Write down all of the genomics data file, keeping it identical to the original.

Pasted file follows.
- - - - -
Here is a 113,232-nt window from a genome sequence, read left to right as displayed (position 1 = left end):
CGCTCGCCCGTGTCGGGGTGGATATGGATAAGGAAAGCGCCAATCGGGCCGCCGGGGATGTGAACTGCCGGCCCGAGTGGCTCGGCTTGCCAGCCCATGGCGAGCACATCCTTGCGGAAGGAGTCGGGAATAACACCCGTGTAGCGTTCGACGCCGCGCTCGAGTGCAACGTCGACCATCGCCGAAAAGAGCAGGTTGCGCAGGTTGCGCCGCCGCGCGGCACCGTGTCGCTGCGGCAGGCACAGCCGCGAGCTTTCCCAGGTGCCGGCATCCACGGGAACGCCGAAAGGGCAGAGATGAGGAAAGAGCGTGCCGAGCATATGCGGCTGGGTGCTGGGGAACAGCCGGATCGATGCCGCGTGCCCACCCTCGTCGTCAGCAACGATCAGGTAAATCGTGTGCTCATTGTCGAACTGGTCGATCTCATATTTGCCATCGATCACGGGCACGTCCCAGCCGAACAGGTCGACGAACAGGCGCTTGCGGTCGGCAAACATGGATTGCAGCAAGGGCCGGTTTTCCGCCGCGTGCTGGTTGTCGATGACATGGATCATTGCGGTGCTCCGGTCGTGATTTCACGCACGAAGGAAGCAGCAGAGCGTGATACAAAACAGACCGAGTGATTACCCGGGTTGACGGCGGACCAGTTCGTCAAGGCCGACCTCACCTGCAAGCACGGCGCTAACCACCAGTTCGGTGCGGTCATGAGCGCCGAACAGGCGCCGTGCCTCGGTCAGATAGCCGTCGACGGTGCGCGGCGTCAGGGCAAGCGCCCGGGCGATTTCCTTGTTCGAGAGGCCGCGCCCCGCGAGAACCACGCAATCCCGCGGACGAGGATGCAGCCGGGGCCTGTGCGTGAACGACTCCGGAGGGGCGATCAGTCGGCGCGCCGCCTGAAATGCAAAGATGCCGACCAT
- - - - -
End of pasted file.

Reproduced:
Here is a 113,232-nt window from a genome sequence, read left to right as displayed (position 1 = left end):
CGCTCGCCCGTGTCGGGGTGGATATGGATAAGGAAAGCGCCAATCGGGCCGCCGGGGATGTGAACTGCCGGCCCGAGTGGCTCGGCTTGCCAGCCCATGGCGAGCACATCCTTGCGGAAGGAGTCGGGAATAACACCCGTGTAGCGTTCGACGCCGCGCTCGAGTGCAACGTCGACCATCGCCGAAAAGAGCAGGTTGCGCAGGTTGCGCCGCCGCGCGGCACCGTGTCGCTGCGGCAGGCACAGCCGCGAGCTTTCCCAGGTGCCGGCATCCACGGGAACGCCGAAAGGGCAGAGATGAGGAAAGAGCGTGCCGAGCATATGCGGCTGGGTGCTGGGGAACAGCCGGATCGATGCCGCGTGCCCACCCTCGTCGTCAGCAACGATCAGGTAAATCGTGTGCTCATTGTCGAACTGGTCGATCTCATATTTGCCATCGATCACGGGCACGTCCCAGCCGAACAGGTCGACGAACAGGCGCTTGCGGTCGGCAAACATGGATTGCAGCAAGGGCCGGTTTTCCGCCGCGTGCTGGTTGTCGATGACATGGATCATTGCGGTGCTCCGGTCGTGATTTCACGCACGAAGGAAGCAGCAGAGCGTGATACAAAACAGACCGAGTGATTACCCGGGTTGACGGCGGACCAGTTCGTCAAGGCCGACCTCACCTGCAAGCACGGCGCTAACCACCAGTTCGGTGCGGTCATGAGCGCCGAACAGGCGCCGTGCCTCGGTCAGATAGCCGTCGACGGTGCGCGGCGTCAGGGCAAGCGCCCGGGCGATTTCCTTGTTCGAGAGGCCGCGCCCCGCGAGAACCACGCAATCCCGCGGACGAGGATGCAGCCGGGGCCTGTGCGTGAACGACTCCGGAGGGGCGATCAGTCGGCGCGCCGCCTGAAATGCAAAGATGCCGACCAT